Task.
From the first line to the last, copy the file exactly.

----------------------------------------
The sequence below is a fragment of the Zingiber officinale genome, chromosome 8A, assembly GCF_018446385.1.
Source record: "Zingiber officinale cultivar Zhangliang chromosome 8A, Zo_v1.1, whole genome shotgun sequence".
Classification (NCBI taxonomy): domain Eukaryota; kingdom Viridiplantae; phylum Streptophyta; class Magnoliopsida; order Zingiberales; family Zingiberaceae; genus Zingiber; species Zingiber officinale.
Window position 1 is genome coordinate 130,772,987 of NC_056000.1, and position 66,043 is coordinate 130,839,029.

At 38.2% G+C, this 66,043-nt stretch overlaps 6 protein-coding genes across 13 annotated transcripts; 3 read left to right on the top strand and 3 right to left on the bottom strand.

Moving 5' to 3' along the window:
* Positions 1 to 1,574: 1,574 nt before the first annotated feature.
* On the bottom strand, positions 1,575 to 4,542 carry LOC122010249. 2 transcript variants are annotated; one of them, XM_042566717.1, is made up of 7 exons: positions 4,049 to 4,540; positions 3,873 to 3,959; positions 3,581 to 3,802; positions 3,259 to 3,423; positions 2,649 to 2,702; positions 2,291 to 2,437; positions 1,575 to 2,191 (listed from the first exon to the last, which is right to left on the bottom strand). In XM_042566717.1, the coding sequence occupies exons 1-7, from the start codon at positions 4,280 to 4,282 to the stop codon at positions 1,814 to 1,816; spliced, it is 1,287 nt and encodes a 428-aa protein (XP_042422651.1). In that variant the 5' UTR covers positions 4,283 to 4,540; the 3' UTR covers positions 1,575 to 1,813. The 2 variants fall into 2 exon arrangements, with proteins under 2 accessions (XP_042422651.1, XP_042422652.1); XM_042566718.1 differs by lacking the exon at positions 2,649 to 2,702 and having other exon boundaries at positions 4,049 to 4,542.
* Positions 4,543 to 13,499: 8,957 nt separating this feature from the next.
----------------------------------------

The sequence below is a fragment of the Zingiber officinale genome, chromosome 8A, assembly GCF_018446385.1.
Source record: "Zingiber officinale cultivar Zhangliang chromosome 8A, Zo_v1.1, whole genome shotgun sequence".
Classification (NCBI taxonomy): domain Eukaryota; kingdom Viridiplantae; phylum Streptophyta; class Magnoliopsida; order Zingiberales; family Zingiberaceae; genus Zingiber; species Zingiber officinale.
Window position 1 is genome coordinate 130,772,987 of NC_056000.1, and position 66,043 is coordinate 130,839,029.

At 38.2% G+C, this 66,043-nt stretch overlaps 6 protein-coding genes across 13 annotated transcripts; 3 read left to right on the top strand and 3 right to left on the bottom strand.

Moving 5' to 3' along the window:
* Positions 1 to 1,574: 1,574 nt before the first annotated feature.
* On the bottom strand, positions 1,575 to 4,542 carry LOC122010249. 2 transcript variants are annotated; one of them, XM_042566717.1, is made up of 7 exons: positions 4,049 to 4,540; positions 3,873 to 3,959; positions 3,581 to 3,802; positions 3,259 to 3,423; positions 2,649 to 2,702; positions 2,291 to 2,437; positions 1,575 to 2,191 (listed from the first exon to the last, which is right to left on the bottom strand). In XM_042566717.1, the coding sequence occupies exons 1-7, from the start codon at positions 4,280 to 4,282 to the stop codon at positions 1,814 to 1,816; spliced, it is 1,287 nt and encodes a 428-aa protein (XP_042422651.1). In that variant the 5' UTR covers positions 4,283 to 4,540; the 3' UTR covers positions 1,575 to 1,813. The 2 variants fall into 2 exon arrangements, with proteins under 2 accessions (XP_042422651.1, XP_042422652.1); XM_042566718.1 differs by lacking the exon at positions 2,649 to 2,702 and having other exon boundaries at positions 4,049 to 4,542.
* Positions 4,543 to 13,499: 8,957 nt separating this feature from the next.